Judith E. Sulik, RDH
Do you live to eat? Or do you eat to live? Take a peek into the carriages passing you the next time you`re at the supermarket. There`s a strong likelihood that the contents will belong to people who live to eat. As convenience foods become more and more popular, the need to educate people about nutrition gains importance. While many dental hygiene programs offer a nutrition course, how many practicing dental hygienists include nutritional counseling during the patient education portion of the appointment?
Suzanne DeMarco is a Connecticut dental hygienist who has shifted her interest in patient health from dentistry to nutrition. A 1984 graduate of the Fones School of Dental Hygiene at the University of Bridgeport in Connecticut, she practiced dental hygiene for 81/2 years in a pediatric practice.
DeMarco is a creative person; an accomplished musician, she has played electric bass guitar in a wedding band for almost 20 years. Eventually, Connecticut`s lack of expanded function opportunities left her frustrated. She said, "I didn`t feel as if I was being as creative as I could be. I felt stifled. I decided that I had learned and grown as much as I was going to in dental hygiene."
Demarco`s decision-making process illustrates how many hygienists build upon their dental hygiene backgrounds as they make a career transition. She said, "While I was practicing dental hygiene, I received a brochure from UB about their masters in nutrition program. A nutritionist happened to have a practice across the hall from the dental office, and I started talking to her about her work."
Meanwhile, DeMarco began reading the nutrition articles in professional journals. Her interest was gaining momentum. But she wasn`t ready to enroll in the program because she was finishing up a masters in multi-media at nearby Fairfield University.
But the more DeMarco thought about nutrition as a new career direction, the more the idea appealed to her. She said, "I liked the idea of being my own boss; of being able to have my own business. Nutrition really interested me, but it took a couple of years before I decided that this is really what I want to do."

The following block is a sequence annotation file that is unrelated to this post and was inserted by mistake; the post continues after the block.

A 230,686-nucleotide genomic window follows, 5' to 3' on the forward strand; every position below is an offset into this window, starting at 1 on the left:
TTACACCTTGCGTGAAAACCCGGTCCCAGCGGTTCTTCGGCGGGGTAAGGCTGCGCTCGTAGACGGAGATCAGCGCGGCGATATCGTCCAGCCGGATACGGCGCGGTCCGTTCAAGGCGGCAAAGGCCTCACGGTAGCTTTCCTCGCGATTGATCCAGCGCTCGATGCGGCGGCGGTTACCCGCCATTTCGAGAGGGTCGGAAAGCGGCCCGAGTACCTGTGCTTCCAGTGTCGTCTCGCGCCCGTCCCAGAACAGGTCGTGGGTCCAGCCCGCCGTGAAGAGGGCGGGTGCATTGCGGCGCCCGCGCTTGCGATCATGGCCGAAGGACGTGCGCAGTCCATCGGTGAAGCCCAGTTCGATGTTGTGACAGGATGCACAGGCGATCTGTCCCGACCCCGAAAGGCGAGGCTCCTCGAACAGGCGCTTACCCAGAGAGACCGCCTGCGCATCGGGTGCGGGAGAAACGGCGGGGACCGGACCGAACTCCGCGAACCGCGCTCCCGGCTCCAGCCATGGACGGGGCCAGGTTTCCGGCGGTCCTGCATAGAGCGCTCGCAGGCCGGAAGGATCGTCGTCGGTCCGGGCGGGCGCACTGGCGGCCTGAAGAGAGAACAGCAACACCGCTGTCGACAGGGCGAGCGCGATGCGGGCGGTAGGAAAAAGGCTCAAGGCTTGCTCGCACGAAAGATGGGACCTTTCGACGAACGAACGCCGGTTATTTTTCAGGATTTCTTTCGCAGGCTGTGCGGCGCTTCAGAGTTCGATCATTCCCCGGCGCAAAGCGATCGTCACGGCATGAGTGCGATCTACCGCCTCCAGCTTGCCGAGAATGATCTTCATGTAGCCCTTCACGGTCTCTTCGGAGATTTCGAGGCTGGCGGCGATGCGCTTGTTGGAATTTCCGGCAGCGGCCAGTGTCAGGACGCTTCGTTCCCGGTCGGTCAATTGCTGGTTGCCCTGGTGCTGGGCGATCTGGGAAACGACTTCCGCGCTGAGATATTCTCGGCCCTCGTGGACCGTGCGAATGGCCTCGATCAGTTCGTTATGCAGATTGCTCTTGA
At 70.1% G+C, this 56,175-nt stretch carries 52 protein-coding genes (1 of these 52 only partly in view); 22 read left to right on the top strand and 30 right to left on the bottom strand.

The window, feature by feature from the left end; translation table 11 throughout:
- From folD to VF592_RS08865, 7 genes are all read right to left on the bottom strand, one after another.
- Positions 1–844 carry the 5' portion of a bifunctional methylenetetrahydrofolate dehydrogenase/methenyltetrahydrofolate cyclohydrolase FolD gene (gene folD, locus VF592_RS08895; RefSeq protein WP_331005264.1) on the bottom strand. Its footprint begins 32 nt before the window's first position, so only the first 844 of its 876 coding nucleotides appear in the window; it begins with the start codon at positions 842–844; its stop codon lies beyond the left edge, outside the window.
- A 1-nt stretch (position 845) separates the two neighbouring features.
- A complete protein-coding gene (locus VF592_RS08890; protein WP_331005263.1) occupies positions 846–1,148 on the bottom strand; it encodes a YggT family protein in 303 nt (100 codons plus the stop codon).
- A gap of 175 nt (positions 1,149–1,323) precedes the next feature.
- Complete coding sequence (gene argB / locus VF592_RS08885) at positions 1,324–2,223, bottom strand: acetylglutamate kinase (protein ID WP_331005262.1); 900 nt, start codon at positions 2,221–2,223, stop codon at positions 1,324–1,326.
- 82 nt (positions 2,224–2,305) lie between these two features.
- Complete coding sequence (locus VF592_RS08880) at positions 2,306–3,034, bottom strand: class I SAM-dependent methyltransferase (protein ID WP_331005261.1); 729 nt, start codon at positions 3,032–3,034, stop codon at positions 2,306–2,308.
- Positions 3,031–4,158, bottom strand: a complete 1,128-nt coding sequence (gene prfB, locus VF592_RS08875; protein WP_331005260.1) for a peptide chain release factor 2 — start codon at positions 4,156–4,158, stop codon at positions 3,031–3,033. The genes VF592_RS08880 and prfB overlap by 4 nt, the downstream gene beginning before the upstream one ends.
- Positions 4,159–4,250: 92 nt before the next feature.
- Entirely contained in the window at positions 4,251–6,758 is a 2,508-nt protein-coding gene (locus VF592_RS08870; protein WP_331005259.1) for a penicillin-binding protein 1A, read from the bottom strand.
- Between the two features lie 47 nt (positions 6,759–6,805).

Presently, DeMarco is establishing her own practice, and she is affiliated with Designs for Health. She said, "Designs for Health is a professional network of qualified nutritionists who are highly trained to help clients achieve optimal wellness through individualized nutritional counseling."
Meanwhile, she teaches college nutrition at her alma mater, the University of Bridgeport, to both dental hygiene students and people with other majors. She is also a consultant at a health food store, where she answers customers questions about vitamins, supplements, and how to go about eating specialized diets to determine allergy sensitivities.
The nutrition field appears to be growing as interest in healthier living increases. DeMarco explained that nutritionists generally counsel one-on-one and they treat people holistically. They also recognize the value of nontraditional methods of healing, including vitamin and mineral supplements, herbs and homeopathic treatments, according to DeMarco.
At least 50 percent of DeMarco`s clients are looking to lose weight. She said, "I tell them that they`re not just here to lose weight but to get healthy, too. You have to lose weight the right way." The right way emphasizes a healthy lifestyle.
Given our weight-obsessed society, DeMarco has a message to hygienists: "Dental hygienists are probably the first professionals who can identify eating disorders by the physical effects in the mouth. Bulimics show erosion of the enamel. Bulimics and anorexics die because the heart and kidneys are overtaxed. Anorexia is not as easy to spot as bulimia, but many people feel comfortable confiding in the dental hygienist. Look for broken blood vessels; look at the person`s hand for cuts from inducing vomiting."